Historic Retreats: New Zealand’s Otahuna Lodge

Architecturally speaking, there’s not much that can compete with the majestic natural beauty of New Zealand’s South Island. But Otahuna Lodge, a seven-room luxury hotel set amidst the rocky hills south of Christchurch, is a prime contender.

Owners Hall Cannon and Miles Refo revived Sir Heaton Rhodes’ “Daffodil Day” tradition of inviting the public to view the lodge and grounds during peak blooming season.

Built in 1895, the lodge is often cited the finest example of Queen Anne architecture in New Zealand, where imported Victorian details often coalesced into an amalgam of Eastlake, Gothic, and classical styles. Otahuna originally served as the home of Sir Heaton Rhodes, a well-respected politician who lived there until his death at age 95 in 1956. The lodge changed hands several times over the next five decades, serving as everything from a seminary to a commune, before Americans Hall Cannon and Miles Refo bought it in 2006 with the vision of turning it into a luxury retreat.

“In such a young country, it’s very rare to have anything with this history associated with it,” Cannon observes. “That, plus the chance to grow all of our own food on-site, made it the perfect proposition.”

The Eastlake-style inglenook and stained glass in the drawing room are original to the house.

Although the lodge had undergone a meticulous restoration in the 1970s by a couple who used it as their private home, by the time Cannon, Refo, and interior designer Stephen Cashmore came on the scene, the house had become, in Cannon’s words, “soulless and cold.” Most of the original wallpaper had been removed (except for the gold-leaf-patterned pressed paper in the dining room, which is protected by New Zealand’s Historic Places Trust), and the walls had all been painted white. Although much of the ornate woodwork throughout the house remained intact and unpainted, the whitewashed rooms weren’t doing it justice.

The only original wallpaper remaining in the house, the dining room’s gold-leaf paper is specially protected by New Zealand’s Historic Places Trust.

“Dressing a formal house like this without wallpaper is like going out in the winter without an overcoat on,” says Cashmore. He sought to return color and texture to the house, but did so in a way that reflects its traditional use. In the drawing room, for instance, the walls sport a light blue wisteria-patterned paper that highlights the room’s centerpiece: an Eastlake-style inglenook. “The drawing room would have been the domain of the lady of the house,” Cashmore explains, “so the colors were designed to reflect the traditional colors used in drawing rooms.”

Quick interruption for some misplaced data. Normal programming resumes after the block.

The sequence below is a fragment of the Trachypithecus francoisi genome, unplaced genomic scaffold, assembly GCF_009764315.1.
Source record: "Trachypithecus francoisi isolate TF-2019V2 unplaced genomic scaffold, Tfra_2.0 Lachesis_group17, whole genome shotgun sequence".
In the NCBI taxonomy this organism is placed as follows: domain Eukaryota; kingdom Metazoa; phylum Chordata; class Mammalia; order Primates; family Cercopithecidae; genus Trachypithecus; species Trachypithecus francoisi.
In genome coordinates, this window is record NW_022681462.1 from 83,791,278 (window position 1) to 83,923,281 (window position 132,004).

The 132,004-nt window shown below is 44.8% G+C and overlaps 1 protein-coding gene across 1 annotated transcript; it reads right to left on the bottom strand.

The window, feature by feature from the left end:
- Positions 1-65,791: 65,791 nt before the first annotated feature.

Although the team used original photos of the house as a reference for the restoration, Cannon and Refo wanted to evoke the home’s past rather than produce a slavish copy. “We wanted Otahuna to stand as an example of how history can be interpreted in the present day,” Cannon says. While old photos showed rooms crowded with Sheraton furniture and hunting trophies, for example, today that opulence is evoked through wool- and leather-clad furniture and local artwork.

The first-floor Botanical Suite, located in the former morning room, features woodwork similar to that in the drawing room.

The dining-room sideboard was the only original piece of furniture left in the house, so Cashmore designed many of the replacements (including headboards, bathroom vanities, and a sideboard for the drawing room) himself, taking cues from the era of the house. He scoured antique shops across the country to find lighting fixtures. “I first saw the brass lighting fixtures in the reception hall in a shop in Auckland 20 years ago,” he says. “They were still there when I went to pick out lighting fixtures for Otahuna.”

In addition to the interior restoration, the surrounding 20 acres of gardens also were revived. When the house was first built for Sir Heaton, the grounds were virtually bare, so he had a series of gardens installed around the house—including a frog pond, a formal knot garden, and a field of daffodils—most of which were completely overgrown by the time Cannon and Refo took over the house. Using aerial photos of the grounds, head gardener Steve Marcham brought them back to their original appearance. As they were in Sir Heaton’s day, the grounds are used to grow fruit, vegetables, and herbs, and raise sheep, chickens, pigs, and occasionally cattle, all of which figure prominently on the lodge’s menu.

The lobby’s wood paneling was cleaned and oiled; the chandeliers came from an Auckland antique shop.

Although the initial restoration of Otahuna Lodge was completed in just four months, recent years have seen the need for more work to repair damage from Christchurch’s series of crippling earthquakes. The September 2010 quake toppled all of the house’s 11 chimneys, sending some crumbling into original tiled fireplaces. Cannon and Refo hired Fletcher Construction to rebuild the uniquely patterned chimneys; to prevent damage from future earthquakes, they designed the chimneys with concrete block centers and a brick veneer that replicates the originals. The broken tiles were replaced with matching ones that Cashmore tracked down at a Christchurch demolition yard.

At the same time, Cannon and Refo had seismic reinforcement installed in the attic. Thanks to the upgrades, subsequent earthquakes in February and December 2011 resulted in only cosmetic damage. “Otahuna is the only heritage residence in New Zealand that operates at 100-percent seismic code,” says Cannon. “We want it to stand for the next 117 years.”

Tags: Clare M. Alexander historic hotels OHJ August/September 2012 Old-House Journal Travel

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